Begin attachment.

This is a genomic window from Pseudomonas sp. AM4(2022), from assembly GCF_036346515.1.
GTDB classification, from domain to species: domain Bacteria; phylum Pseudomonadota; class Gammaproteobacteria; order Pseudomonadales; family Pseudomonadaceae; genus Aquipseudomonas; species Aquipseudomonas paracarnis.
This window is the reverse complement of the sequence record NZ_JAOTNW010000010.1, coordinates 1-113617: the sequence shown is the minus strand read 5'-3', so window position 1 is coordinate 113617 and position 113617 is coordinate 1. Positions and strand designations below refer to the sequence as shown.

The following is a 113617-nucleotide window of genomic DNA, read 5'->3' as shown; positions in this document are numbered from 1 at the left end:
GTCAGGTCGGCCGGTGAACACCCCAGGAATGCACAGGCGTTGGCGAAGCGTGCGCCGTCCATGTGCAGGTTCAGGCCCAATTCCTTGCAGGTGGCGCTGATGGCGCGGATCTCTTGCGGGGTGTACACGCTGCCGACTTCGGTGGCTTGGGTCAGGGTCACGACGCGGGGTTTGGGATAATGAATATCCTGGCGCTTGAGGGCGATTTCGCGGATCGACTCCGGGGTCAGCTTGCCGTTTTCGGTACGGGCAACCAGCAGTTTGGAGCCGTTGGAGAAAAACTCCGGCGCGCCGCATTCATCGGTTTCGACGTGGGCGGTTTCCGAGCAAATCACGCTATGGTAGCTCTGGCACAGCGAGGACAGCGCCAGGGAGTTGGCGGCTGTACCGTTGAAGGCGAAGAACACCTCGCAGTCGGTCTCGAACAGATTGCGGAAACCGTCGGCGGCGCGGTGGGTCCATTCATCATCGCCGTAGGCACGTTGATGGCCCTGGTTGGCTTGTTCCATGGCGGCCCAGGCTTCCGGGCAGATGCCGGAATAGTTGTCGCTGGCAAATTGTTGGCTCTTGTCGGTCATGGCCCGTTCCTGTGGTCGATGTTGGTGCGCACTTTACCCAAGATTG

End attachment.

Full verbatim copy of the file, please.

This is a genomic window from Pseudomonas sp. AM4(2022), from assembly GCF_036346515.1.
GTDB classification, from domain to species: domain Bacteria; phylum Pseudomonadota; class Gammaproteobacteria; order Pseudomonadales; family Pseudomonadaceae; genus Aquipseudomonas; species Aquipseudomonas paracarnis.
This window is the reverse complement of the sequence record NZ_JAOTNW010000010.1, coordinates 1-113617: the sequence shown is the minus strand read 5'-3', so window position 1 is coordinate 113617 and position 113617 is coordinate 1. Positions and strand designations below refer to the sequence as shown.

The following is a 113617-nucleotide window of genomic DNA, read 5'->3' as shown; positions in this document are numbered from 1 at the left end:
GTCAGGTCGGCCGGTGAACACCCCAGGAATGCACAGGCGTTGGCGAAGCGTGCGCCGTCCATGTGCAGGTTCAGGCCCAATTCCTTGCAGGTGGCGCTGATGGCGCGGATCTCTTGCGGGGTGTACACGCTGCCGACTTCGGTGGCTTGGGTCAGGGTCACGACGCGGGGTTTGGGATAATGAATATCCTGGCGCTTGAGGGCGATTTCGCGGATCGACTCCGGGGTCAGCTTGCCGTTTTCGGTACGGGCAACCAGCAGTTTGGAGCCGTTGGAGAAAAACTCCGGCGCGCCGCATTCATCGGTTTCGACGTGGGCGGTTTCCGAGCAAATCACGCTATGGTAGCTCTGGCACAGCGAGGACAGCGCCAGGGAGTTGGCGGCTGTACCGTTGAAGGCGAAGAACACCTCGCAGTCGGTCTCGAACAGATTGCGGAAACCGTCGGCGGCGCGGTGGGTCCATTCATCATCGCCGTAGGCACGTTGATGGCCCTGGTTGGCTTGTTCCATGGCGGCCCAGGCTTCCGGGCAGATGCCGGAATAGTTGTCGCTGGCAAATTGTTGGCTCTTGTCGGTCATGGCCCGTTCCTGTGGTCGATGTTGGTGCGCACTTTACCCAAGATTG